Note: A federal judge order a Kentucky clerk to jail Thursday for refusing to issue marriage licenses to same-sex couples. State Rep. Rick Womick, R-Rockdale, who has been urging Tennessee court clerks to do the same, issued the news release below on the same day. An AP story on the Kentucky situation is below it.
News release from Rep. Rick Womick
NASHVILLE – Representative Rick Womick stands along side Kentucky County Clerk Kim Davis and Governor Mike Huckabee in asking the questions, “Under what law, federal or state, are our county clerks issuing homosexual couples marriage licenses? What federal law would Tennessee county clerks be violating if they did not issue marriage licenses to homosexual couples? Under what federal law would they be prosecuted and held in contempt for violating if they did not issue marriage licenses to homosexual couples?”
The answer, which has eluded our Governor and our State Attorney General, is simple; there is not one!
Once again, I call on all Tennessee County Clerks to uphold the only written law regarding same sex marriage, that being Tennessee Code Annotated, and the Tennessee State Constitution. To immediately stop issuing marriage licenses to same sex couples; anything less is a violation of their oath of office.
Additionally, I call on Governor Haslam and Attorney General Slatery to defend and uphold the actions of all Tennessee County Clerks who do not issue marriage licenses to homosexual couples. I call on both of them as well to uphold their oath to the Tennessee State Constitution and to recognize that marriage is only between one man and one woman, since there is no law, federal or state, purporting otherwise.
Note: The emailed Womick news release includes a link to an article on GOP presidential candidate Mike Huckabee making similar statements, HERE.
Here’s the top of an AP story:
ASHLAND, Ky. (AP) — A federal judge ordered a defiant county clerk to jail Thursday for refusing court orders to issue marriage licenses to gay couples, but five of her deputy clerks later agreed to follow the law, setting up possible resolution.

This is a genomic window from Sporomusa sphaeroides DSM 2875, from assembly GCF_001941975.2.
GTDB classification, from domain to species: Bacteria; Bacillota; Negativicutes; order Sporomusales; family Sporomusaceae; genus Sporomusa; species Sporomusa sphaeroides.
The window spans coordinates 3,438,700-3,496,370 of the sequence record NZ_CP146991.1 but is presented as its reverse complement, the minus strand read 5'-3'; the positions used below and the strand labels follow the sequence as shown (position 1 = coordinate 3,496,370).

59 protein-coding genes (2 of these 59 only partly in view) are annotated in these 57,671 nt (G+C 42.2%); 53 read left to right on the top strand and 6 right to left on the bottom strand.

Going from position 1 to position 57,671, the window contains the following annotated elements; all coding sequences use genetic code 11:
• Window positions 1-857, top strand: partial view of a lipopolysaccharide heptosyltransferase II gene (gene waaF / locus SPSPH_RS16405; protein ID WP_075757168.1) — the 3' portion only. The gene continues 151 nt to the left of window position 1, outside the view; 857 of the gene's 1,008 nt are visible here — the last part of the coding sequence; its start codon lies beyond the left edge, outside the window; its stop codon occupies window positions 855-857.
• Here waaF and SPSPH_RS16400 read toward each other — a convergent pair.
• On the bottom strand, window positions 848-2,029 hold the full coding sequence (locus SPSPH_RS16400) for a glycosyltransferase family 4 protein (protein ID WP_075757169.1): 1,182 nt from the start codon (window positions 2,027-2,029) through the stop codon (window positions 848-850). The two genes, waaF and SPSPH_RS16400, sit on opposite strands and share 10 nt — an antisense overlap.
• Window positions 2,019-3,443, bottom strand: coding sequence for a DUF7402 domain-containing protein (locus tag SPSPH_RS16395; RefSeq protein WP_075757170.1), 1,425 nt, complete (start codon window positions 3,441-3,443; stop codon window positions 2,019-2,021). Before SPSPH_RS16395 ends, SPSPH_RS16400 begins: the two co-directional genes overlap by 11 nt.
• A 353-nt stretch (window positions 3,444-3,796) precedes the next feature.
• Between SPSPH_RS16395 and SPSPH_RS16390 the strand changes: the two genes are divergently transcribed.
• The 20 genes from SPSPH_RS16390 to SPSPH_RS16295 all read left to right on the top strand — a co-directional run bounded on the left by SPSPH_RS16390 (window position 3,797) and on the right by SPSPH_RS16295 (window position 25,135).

U.S. District Judge David Bunning said he had no choice but to jail Rowan County Clerk Kim Davis for contempt after she insisted that her “conscience will not allow” her to follow federal court rulings on gay marriage.
“God’s moral law conflicts with my job duties,” Davis told the judge before a federal marshal escorted her out. “You can’t be separated from something that’s in your heart and in your soul.”
The judge then sought a resolution that would keep Davis out of jail after all. He told her six deputies that they are free to follow the law, overruling an objection from her lawyer, who argued that they can’t act against the clerk’s authority. All but the clerk’s son, Nathan Davis, later promised to comply.
The judge said that neither Nathan Davis nor his mother would have to be jailed as long as the others issue licenses to both gay and heterosexual couples. He then ordered that Kim Davis be returned to his courtroom, and said she would go free as long as she agrees not to interfere.
“Her good faith belief is simply not a viable defense,” Bunning said, noting that allowing an individual’s beliefs to supersede the court’s authority would set a dangerous precedent.
“I myself have genuinely held religious beliefs,” the judge said, but “I took an oath.”
“Mrs. Davis took an oath,” he added. “Oaths mean things.”
Hundreds of people chanted and screamed, “Love won! Love won!” as word reached the dueling crowds outside.
Davis is being represented by the Liberty Counsel, an organization that advocates in court for religious freedoms. Before she was led away, Davis explained that the U.S. Supreme Court’s ruling in June that legalized gay marriage nationwide conflicts with the vows she made when she became a born-again Christian.
“I promised to love Him with all my heart, mind and soul because I wanted to make heaven my home,” Davis said, telling the judge how she became a Christian.
April Miller, who has been denied a marriage license four times by Davis or her deputies, testified that she voted for Kim Davis and has no desire to change the clerk’s personal beliefs, but wants to be treated equally in the community where she lives. One of the deputy clerks told her to apply in a different county, but “that’s kind of like saying we don’t want gays or lesbians here. We don’t think you are valuable,” she said.
The judge later questioned each of the deputy clerks, and produced promises of compliance from five of them.
“I don’t really want to, but I will comply with the law,” said one, Melissa Thompson. “I’m a preacher’s daughter and this is the hardest thing I’ve ever had to do in my life,” she added. “I don’t hate anybody … None of us do.”